A friend over at the Barnes and Noble Book Club I’m moderating this month wrote a longish post about the Four Houses, their Four Elements equivalents, and their probable spiritual qualities. I do enjoy thinking about Ravenclaw (Air), Hufflepuff (Earth), Gryffindor (Fire), and Slytherin (Water) along these lines, if I would have never come up with what Oriflamme did. More recently I have been tracking the choleric, phlegmatic, sanguine, and melancholic humors/temperaments in the various characters. Fun stuff.
Most interesting to me is how Ms. Rowling has used these traditionalist conceptions of character and physics to make postmodern points — and has done so from the first book of the series.
I am thinking about Dumbledore’s four word speech to the Four Houses after the sorting in Philosopher’s Stone. He says, “Nitwit! Blubber! Oddment! Tweak!” and sits down. This talk made enough of an impression on Harry (and Ms. Rowling thought it important enough) that he recalls these words during the eulogy at the Headmaster’s funeral in Prince.
The context of his talk is the Sorting of the ickle firsties into their respective houses. However off-the-wall, Albus seems to be making an important point about the divisions that have just been made and the identities these students are about to take on. In short, each of the four words is a “put-down” that one house would use to describe the “other” (anyone not part of their new house).
“Nitwit:” Ravenclaw is the house of witches and wizards of greater intelligence. As a rule, Rowena’s children will think of those not selected for membership in their select group as “nitwits” or dummies.
“Blubber:” Blubber, in contrast, is a word used on playgrounds in the English speaking world for “fat.” It is disparaging because children use it to be unkind to their peers who are heavier than the average kid and probably less athletic. Gryffindor, the jock or frat house, sees the “other” as less physically bold or courageous, for which condition, an eleven year-old would probably find “blubber” a handy signifier.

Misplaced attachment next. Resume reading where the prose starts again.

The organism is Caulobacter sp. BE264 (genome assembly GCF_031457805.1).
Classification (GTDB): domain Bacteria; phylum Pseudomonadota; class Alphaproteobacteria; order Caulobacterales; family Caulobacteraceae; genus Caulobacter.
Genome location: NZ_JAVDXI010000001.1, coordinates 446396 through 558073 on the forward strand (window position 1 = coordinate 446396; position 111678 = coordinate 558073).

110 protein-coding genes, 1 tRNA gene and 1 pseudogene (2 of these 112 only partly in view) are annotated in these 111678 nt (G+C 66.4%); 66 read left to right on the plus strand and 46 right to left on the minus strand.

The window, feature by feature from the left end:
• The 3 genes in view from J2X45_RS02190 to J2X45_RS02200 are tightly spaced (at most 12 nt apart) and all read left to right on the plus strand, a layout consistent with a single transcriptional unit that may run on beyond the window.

“Oddment:” This is a word from the world of sewing and fabrics. An oddment, if memory serves, is the remainder from the bolt of cloth, a remainder not large enough to be usable in making anything significant. Slytherins are lovers of “pure-blood” and, in this, “wholeness” or “integrity.” The “other” to a Slytherin is any witch or wizard born with insufficient purity, an insufficiency that makes them an oddment of less, even no value.
“Tweek:” Hufflepuff is the Hogwarts House for magical folk who were not smart, bold, or pure enough for the three Houses described above. From Malfoy’s comments in Madame Borkin’s in *Stone,” they seem to be the dustbin house, where the nobodies wind up. Cedric’s success in *Goblet* also suggests that glory is something of a stranger to Hufflepuff champions.
I have to doubt this is the Hufflepuff self-understanding. They look at the “other” and see “excess” or “imbalance” not “excellence” and “virtue” they lack. Hufflepuff witches and wizards are down-to-earth, humble (humilis), and real people. The “other” needs to be “tweeked” or adjusted to refine their excess and bring it to the mean, which as Aristotle teaches, is where virtue really lies.
The Headmaster doesn’t make a long speech about what a shame it is that they have been divided and will soon see themselves as better than their friends who have had the misfortune to be sorted into the “other” houses. As a good postmodern linguistics professor, he notes that the Sorting Hat is the vehicle of the metanarrative or Grand Myth that is the *real* evil of their world and throws out his comic marker for those capable of hearing what was not very well hidden in his short speech.
As Harry must act as Quintessence to the Four Houses and Four Magical Brethren and was destined to this role as “The Chosen One,” it is no accident that these words stayed with him. Here’s hoping he can make sense of this lesson in his Deathly Hallows efforts to unite the Magical World against Lord Voldemort.